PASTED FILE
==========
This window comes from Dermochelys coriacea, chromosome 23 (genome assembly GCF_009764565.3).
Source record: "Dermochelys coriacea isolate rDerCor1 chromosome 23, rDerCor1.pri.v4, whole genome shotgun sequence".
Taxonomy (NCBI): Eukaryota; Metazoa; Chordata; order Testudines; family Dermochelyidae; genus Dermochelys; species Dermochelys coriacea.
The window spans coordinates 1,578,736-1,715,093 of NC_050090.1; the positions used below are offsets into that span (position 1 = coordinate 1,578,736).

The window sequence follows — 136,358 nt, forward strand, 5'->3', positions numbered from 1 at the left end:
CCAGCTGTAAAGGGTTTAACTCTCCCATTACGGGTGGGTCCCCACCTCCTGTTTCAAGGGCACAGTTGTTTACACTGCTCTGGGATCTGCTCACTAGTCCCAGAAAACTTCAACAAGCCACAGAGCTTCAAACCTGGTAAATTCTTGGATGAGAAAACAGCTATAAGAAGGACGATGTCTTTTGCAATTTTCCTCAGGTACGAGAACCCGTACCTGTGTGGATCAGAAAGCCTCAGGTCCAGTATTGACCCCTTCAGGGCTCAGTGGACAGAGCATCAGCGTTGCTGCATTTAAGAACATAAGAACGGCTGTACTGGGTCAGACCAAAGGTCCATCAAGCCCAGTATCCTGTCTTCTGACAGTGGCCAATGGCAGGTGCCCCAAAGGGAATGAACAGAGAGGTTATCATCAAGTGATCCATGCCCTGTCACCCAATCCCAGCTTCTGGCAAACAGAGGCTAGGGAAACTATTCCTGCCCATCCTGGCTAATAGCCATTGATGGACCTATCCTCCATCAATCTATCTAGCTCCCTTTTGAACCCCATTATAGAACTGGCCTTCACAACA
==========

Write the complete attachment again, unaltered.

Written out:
This window comes from Dermochelys coriacea, chromosome 23 (genome assembly GCF_009764565.3).
Source record: "Dermochelys coriacea isolate rDerCor1 chromosome 23, rDerCor1.pri.v4, whole genome shotgun sequence".
Taxonomy (NCBI): Eukaryota; Metazoa; Chordata; order Testudines; family Dermochelyidae; genus Dermochelys; species Dermochelys coriacea.
The window spans coordinates 1,578,736-1,715,093 of NC_050090.1; the positions used below are offsets into that span (position 1 = coordinate 1,578,736).

The window sequence follows — 136,358 nt, forward strand, 5'->3', positions numbered from 1 at the left end:
CCAGCTGTAAAGGGTTTAACTCTCCCATTACGGGTGGGTCCCCACCTCCTGTTTCAAGGGCACAGTTGTTTACACTGCTCTGGGATCTGCTCACTAGTCCCAGAAAACTTCAACAAGCCACAGAGCTTCAAACCTGGTAAATTCTTGGATGAGAAAACAGCTATAAGAAGGACGATGTCTTTTGCAATTTTCCTCAGGTACGAGAACCCGTACCTGTGTGGATCAGAAAGCCTCAGGTCCAGTATTGACCCCTTCAGGGCTCAGTGGACAGAGCATCAGCGTTGCTGCATTTAAGAACATAAGAACGGCTGTACTGGGTCAGACCAAAGGTCCATCAAGCCCAGTATCCTGTCTTCTGACAGTGGCCAATGGCAGGTGCCCCAAAGGGAATGAACAGAGAGGTTATCATCAAGTGATCCATGCCCTGTCACCCAATCCCAGCTTCTGGCAAACAGAGGCTAGGGAAACTATTCCTGCCCATCCTGGCTAATAGCCATTGATGGACCTATCCTCCATCAATCTATCTAGCTCCCTTTTGAACCCCATTATAGAACTGGCCTTCACAACA